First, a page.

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Managing debt – how we could help

There’s no way to predict the future. Circumstances change over time, and you might suddenly find yourself in a position where debts you were able to service have become harder to manage.

That’s especially true if you have different debts to different providers, like store cards, credit cards, bank loans, overdrafts. If all your payments are due at different times, and all the debts have different interest rates, you might find yourself juggling when you didn’t have to before.

Here are a few tips that could help you get debt under control:

Take charge of your finances

Look at everything you’ve got coming in, and everything that’s going out again on debt. Make sure you include everything – mortgage payments, power and energy bills, TV licence, and credit card payments.

Then prioritise those payments in terms of penalties for non-payment. For example, if you don’t pay your rent or mortgage, you could lose your home. So that’s usually top of the list. Are there other items lower down you could give up or reduce to make sure you can keep servicing the most important debt?

If you have any savings, for example, could they pay off a store card or buy you an annual TV licence? Then you’ve got one less thing to think about.

Contact your creditors in turn, and try to work out a revised payment arrangement with each. Most will be happy to help if you contact them before you’ve missed payments or got into serious difficulties.

Make use of savings

If you could get rid of one or two payments – like a store card or credit card, or clearing and overdraft – it could make all the difference. Make your savings work for you – you can always go back to saving once you’re back in the black.

Stick to a budget

You know what you earn and what you owe. The rest is your budget. You might need to make some savings to stick to it. Maybe it’s something simple, like changing to a new supermarket or taking your TV package down a notch. Maybe reducing the amount of data you have on your mobile phone contract. However you do it, sticking to a budget helps you bring your finances back under control.

Get expert help

If you’re really struggling, don’t wait for things to sort themselves out – they won’t. Get some expert help sooner rather than later – it could make all the difference. StepChange, the Citizens Advice Bureau or National Debtline all offer independent and confidential debt advice. Or simply speak to your bank. The sooner you approach them, the easier it is to sort things out. The longer you leave it, the more serious the situation could get.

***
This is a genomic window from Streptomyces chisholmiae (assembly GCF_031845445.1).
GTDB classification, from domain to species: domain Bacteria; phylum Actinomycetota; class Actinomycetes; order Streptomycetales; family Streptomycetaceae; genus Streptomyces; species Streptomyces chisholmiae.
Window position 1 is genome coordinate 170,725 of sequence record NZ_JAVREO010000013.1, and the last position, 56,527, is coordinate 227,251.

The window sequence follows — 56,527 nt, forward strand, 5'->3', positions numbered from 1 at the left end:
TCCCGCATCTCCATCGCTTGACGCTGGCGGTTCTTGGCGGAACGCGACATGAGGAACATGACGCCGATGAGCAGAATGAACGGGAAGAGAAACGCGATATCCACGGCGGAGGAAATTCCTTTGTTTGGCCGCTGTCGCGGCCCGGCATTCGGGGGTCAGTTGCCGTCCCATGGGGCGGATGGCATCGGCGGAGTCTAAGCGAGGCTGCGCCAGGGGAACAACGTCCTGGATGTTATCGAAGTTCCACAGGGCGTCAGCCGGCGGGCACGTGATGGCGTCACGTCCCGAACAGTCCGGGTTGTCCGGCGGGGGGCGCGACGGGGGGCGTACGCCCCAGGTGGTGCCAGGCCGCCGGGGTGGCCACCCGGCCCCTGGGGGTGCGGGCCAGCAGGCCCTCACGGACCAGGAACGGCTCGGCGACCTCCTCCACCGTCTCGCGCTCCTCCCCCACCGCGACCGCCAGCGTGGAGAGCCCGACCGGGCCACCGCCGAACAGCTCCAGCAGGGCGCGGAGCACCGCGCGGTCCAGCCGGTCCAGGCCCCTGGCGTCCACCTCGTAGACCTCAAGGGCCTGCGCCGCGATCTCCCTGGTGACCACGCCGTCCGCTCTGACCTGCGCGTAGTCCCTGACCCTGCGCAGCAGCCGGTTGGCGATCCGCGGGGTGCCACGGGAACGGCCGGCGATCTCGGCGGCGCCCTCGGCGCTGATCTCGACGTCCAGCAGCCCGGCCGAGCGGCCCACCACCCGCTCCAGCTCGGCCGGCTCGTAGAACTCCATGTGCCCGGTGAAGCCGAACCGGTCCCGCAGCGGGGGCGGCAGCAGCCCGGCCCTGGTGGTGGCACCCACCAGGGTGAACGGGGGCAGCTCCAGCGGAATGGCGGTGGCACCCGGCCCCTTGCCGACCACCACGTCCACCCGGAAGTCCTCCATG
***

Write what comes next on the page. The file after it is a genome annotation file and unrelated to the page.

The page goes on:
Get it under control

For some people, the answer is a new loan. Look at your monthly payments. How much are they costing you? Now think about the total amount you owe. Could you take out a loan to pay it off and manage a single monthly payment?

You need to consider this option very carefully. Think about:

  • Your credit rating. Ask to see your report. It will have an effect on the types of loan you’ll be able to apply for, and the interest rates you’re likely to be charged.
  • Interest. Make sure you know exactly how much interest you’re paying on your current debts. If a new loan means more interest – ultimately costing you more money – this might not be the best option for you.
  • Term of loan. How long are you borrowing for? How much will you be paying back? If it’s substantially more than you owe right now, is it the right option?
  • The amount. There’s no point in adding to your overall debt, so don’t borrow more than you need to.

This article is intended as general advice only which is not intended to cover specific circumstances and needs. The information in this article is also not linked to any of the products offered by Clydesdale Bank PLC.


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